Monday, April 18, 2011
Trajectory of Holy Week: Benedict XVI 2011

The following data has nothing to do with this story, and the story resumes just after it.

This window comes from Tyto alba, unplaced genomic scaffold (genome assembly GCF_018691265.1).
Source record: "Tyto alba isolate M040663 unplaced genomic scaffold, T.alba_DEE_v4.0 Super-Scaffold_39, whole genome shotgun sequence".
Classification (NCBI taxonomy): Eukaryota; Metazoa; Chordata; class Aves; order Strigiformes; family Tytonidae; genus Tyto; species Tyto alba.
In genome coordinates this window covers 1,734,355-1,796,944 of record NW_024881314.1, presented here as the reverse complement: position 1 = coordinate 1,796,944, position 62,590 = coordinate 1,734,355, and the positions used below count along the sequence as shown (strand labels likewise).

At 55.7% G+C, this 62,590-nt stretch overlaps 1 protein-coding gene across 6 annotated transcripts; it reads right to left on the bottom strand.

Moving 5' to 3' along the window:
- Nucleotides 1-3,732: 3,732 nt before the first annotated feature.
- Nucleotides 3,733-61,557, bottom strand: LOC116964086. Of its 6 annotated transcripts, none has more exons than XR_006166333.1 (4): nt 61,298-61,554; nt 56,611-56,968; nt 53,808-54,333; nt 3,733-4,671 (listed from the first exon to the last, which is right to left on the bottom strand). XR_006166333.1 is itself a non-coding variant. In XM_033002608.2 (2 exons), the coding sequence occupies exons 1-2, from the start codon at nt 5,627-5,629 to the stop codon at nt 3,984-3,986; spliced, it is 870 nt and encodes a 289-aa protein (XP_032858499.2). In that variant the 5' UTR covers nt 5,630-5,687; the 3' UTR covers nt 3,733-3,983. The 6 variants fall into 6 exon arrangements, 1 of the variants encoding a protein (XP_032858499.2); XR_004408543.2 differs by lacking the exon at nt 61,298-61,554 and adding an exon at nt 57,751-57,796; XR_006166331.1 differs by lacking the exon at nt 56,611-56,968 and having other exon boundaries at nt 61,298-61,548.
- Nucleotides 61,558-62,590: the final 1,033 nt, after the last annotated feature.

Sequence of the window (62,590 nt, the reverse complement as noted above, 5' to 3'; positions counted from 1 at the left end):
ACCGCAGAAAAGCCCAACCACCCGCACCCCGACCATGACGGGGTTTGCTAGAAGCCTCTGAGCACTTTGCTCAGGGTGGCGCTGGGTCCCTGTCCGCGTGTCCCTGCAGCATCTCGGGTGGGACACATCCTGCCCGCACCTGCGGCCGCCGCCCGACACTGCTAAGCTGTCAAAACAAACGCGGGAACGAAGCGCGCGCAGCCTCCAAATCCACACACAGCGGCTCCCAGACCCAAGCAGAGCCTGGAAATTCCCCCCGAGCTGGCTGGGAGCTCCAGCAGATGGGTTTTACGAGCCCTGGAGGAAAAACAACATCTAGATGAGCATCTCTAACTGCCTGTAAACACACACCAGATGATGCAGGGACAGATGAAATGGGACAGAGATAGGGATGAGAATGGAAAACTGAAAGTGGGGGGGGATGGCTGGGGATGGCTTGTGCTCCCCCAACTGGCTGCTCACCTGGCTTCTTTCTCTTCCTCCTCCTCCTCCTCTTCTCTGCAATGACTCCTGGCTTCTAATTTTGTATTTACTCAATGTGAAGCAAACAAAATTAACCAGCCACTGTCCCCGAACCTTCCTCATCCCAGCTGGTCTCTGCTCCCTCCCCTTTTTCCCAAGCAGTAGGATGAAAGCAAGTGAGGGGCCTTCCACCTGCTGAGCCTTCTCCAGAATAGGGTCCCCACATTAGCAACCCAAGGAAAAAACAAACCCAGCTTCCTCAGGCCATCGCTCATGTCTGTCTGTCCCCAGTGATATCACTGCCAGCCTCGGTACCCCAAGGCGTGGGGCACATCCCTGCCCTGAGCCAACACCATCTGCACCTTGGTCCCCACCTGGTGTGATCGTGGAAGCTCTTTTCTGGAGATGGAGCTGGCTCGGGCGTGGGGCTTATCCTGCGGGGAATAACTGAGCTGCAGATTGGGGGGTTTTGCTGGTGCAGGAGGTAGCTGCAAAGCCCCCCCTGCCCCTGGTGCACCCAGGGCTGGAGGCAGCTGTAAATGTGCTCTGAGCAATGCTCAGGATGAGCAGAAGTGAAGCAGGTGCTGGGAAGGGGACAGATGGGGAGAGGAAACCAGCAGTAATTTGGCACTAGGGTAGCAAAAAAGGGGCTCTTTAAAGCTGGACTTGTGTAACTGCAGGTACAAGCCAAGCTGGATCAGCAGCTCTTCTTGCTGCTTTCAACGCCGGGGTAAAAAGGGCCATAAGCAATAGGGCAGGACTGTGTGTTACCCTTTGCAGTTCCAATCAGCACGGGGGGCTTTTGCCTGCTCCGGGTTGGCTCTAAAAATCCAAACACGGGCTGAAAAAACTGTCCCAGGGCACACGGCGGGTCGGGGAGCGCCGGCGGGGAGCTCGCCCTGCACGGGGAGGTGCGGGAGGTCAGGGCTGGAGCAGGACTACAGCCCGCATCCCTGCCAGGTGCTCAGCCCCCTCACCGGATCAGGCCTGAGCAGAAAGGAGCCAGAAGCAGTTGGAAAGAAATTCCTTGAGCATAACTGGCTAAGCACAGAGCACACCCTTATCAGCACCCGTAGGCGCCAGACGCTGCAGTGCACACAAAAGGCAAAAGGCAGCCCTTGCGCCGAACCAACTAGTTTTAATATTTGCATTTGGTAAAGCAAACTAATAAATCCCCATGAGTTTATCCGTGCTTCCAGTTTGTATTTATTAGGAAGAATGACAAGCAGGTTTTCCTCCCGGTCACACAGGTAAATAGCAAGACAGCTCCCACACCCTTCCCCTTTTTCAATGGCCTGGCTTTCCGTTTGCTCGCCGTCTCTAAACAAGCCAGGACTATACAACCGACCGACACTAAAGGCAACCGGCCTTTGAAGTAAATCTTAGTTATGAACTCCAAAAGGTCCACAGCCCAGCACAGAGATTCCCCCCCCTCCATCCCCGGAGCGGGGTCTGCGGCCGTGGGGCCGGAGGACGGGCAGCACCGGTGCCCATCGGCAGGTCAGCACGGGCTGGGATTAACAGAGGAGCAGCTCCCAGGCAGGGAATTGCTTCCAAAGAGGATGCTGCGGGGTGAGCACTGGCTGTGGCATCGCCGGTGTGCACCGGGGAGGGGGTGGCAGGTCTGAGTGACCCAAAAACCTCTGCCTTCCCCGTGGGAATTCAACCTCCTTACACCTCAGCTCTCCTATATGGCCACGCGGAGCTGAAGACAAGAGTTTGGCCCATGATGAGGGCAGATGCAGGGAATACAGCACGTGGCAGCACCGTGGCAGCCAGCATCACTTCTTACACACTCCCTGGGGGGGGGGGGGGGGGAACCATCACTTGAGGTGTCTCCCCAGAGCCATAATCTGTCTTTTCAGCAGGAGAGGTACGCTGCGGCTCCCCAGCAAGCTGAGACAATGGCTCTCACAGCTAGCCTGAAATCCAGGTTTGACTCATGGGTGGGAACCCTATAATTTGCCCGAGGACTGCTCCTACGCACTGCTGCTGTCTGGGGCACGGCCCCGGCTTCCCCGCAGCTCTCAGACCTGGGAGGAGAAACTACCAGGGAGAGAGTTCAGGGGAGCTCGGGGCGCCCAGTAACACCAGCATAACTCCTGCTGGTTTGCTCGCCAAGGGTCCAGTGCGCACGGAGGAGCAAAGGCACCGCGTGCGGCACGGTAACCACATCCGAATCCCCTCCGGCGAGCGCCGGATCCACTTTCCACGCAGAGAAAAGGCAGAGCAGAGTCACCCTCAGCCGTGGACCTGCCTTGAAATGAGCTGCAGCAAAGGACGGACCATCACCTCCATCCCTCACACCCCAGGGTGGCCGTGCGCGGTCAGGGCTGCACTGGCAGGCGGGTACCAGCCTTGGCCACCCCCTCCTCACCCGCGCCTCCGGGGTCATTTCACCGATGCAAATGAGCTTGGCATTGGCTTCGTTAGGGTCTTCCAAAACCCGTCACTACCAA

After Peter's confession of faith in Caesarea Philippi [“You are the Christ, the Son of the living God” (Mt. 16, 16)] in the northernmost part of the Holy Land, Jesus set out as a pilgrim towards Jerusalem for the feast of Passover. He was journeying towards the Temple in the Holy City, towards that place which for Israel ensured in a particular way God's closeness to his people. He was making his way towards the common feast of Passover, the memorial of Israel's liberation from Egypt and the sign of its hope of definitive liberation. He knew that what awaited him was a new Passover and that he himself would take the place of the sacrificial lambs by offering himself on the cross. He knew that in the mysterious gifts of bread and wine he would give himself for ever to his own, and that he would open to them the door to a new path of liberation, to fellowship with the living God. He was making his way to the heights of the Cross, to the moment of self-giving love. The ultimate goal of his pilgrimage was the heights of God himself; to those heights he wanted to lift every human being. Was there a Lamb at the Last Supper? Ans: Only Christ Himself! Basilica of St John LateranHoly Thursday, April 5, 2007 There is an apparent discrepancy in the Evangelists’ accounts, between John’s Gospel on the one hand, and what on the other Mathew, Mark and Luke tell us. According to John, Jesus died on the Cross at the very moment when the Passover lambs were being sacrificed in the temple. The death of Jesus and the sacrifice of the lambs coincided. However, this means that he must have died the day before Easter and could not, therefore, have celebrated the Passover meal in person - this, at any rate, is how it appears. According to the three Synoptic Gospels, the Last Supper of Jesus was instead a Passover meal into whose traditional form he integrated the innovation of the gift of his Body and Blood. This contradiction seemed unsolvable until a few years ago. The majority of exegetes were of the opinion that John was reluctant to tell us the true historical date of Jesus’ death, but rather chose a symbolic date to highlight the deeper truth: Jesus is the new, true Lamb who poured out his Blood for us all. In the meantime, the discovery of the [Dead Sea] Scrolls at Qumran has led us to a possible and convincing solution which, although it is not yet accepted by everyone, is a highly plausible hypothesis. We can now say that John’s account is historically precise. Jesus truly shed his blood on the eve of Easter at the time of the immolation of the lambs.In all likelihood, however, he celebrated the Passover with his disciples in accordance with the Qumran calendar, hence, at least one day earlier; he celebrated it without a lamb, like the Qumran community which did not recognize Herod’s temple and was waiting for the new temple. Consequently, Jesus celebrated the Passover without a lamb - no, not without a lamb: instead of the lamb he gave himself, his Body and his Blood. Thus, he anticipated his death in a manner consistent with his words: “No one takes [my life] from me, but I lay it down of my own accord” (Jn 10: 18). At the time when he offered his Body and his Blood to the disciples, he was truly fulfilling this affirmation. He himself offered his own life. Only in this way did the ancient Passover acquire its true meaning. In his Eucharistic catecheses, St John Chrysostom once wrote: Moses, what are you saying? Does the blood of a lamb purify men and women? Does it save them from death? How can the blood of an animal purify people, save people or have power over death? In fact, Chrysostom continues, the immolation of the lamb could be a merely symbolic act, hence, the expression of expectation and hope in One who could accomplish what the sacrifice of an animal was incapable of accomplishing. The Lamb and Temple Jesus celebrated the Passover without a lamb and without a temple; yet, not without a lamb and not without a temple. He himself was the awaited Lamb, the true Lamb, just as John the Baptist had foretold at the beginning of Jesus’ public ministry: “Behold, the Lamb of God, who takes away the sin of the world!” (Jn 1: 29). And he himself was the true Temple, the living Temple where God dwells and where we can encounter God and worship him. His Blood, the love of the One who is both Son of God and true man, one of us, is the Blood that can save. His love, that love in which he gave himself freely for us, is what saves us. ……" Consider: Benedict XVI, “Jesus of Nazareth” II p. 114: “One thing emerges clearly from the entire tradition: essentially, this farewell meal was not the old Passover but the new one, which Jesus accomplished in this context. Even though the meal that Jesus shared with the Twelve was not a Passover meal according to the ritual prescriptions of Judaism, nevertheless, in retrospect, the inner connection of the whole event with Jesus’ death and Resurrection stood out clearly. It was Jesus’ Passover. And in this sense he both did and did not celebrate the Passover: the old rituals could not be carried out – when their time came, Jesus had already died. But he had given himself, and thus he had truly celebrated the Passover with them. The old was not abolished; it was simply brought to its full meaning.” [“For Christ, our Paschal Lamb, has been sacrificed” (1 Cor. 5, 7)].  “Israel’s Passover was and is a family celebration. It was celebrated in the home, not in the Temple. In the history of the foundation of the People of Israel, in Exodus (12, 1-14), it is the home which is the locus of salvation and refuge in that night of darkness in which the Angel of Death walked abroad. For Egypt, in contrast, that night spelled the power of death, of destruction, of chaos, things that continually rise up from the deep places of the world and of man, threatening to wreck the good creation and reduce the world to an uninhabitable wilderness. In this situation it is the home, the family, which provides protection; in other words, the world always needs to be defended against chaos, creation always needs shielding and recreation. In the calendar of the nomads from whom Israel adopted the Passover festival, Passover was New Year’s Day, i.e., the day on which the creation was refounded, when it had to be defended once again against the inroads of the void. The home, the family, is life’s protective rampart, the place of security, of ‘shalom,’ of that peace and togetherness which lives and lets live, which holds the world together” J. Ratzinger, Behold the Pierced One, Ignatius (1986) 103.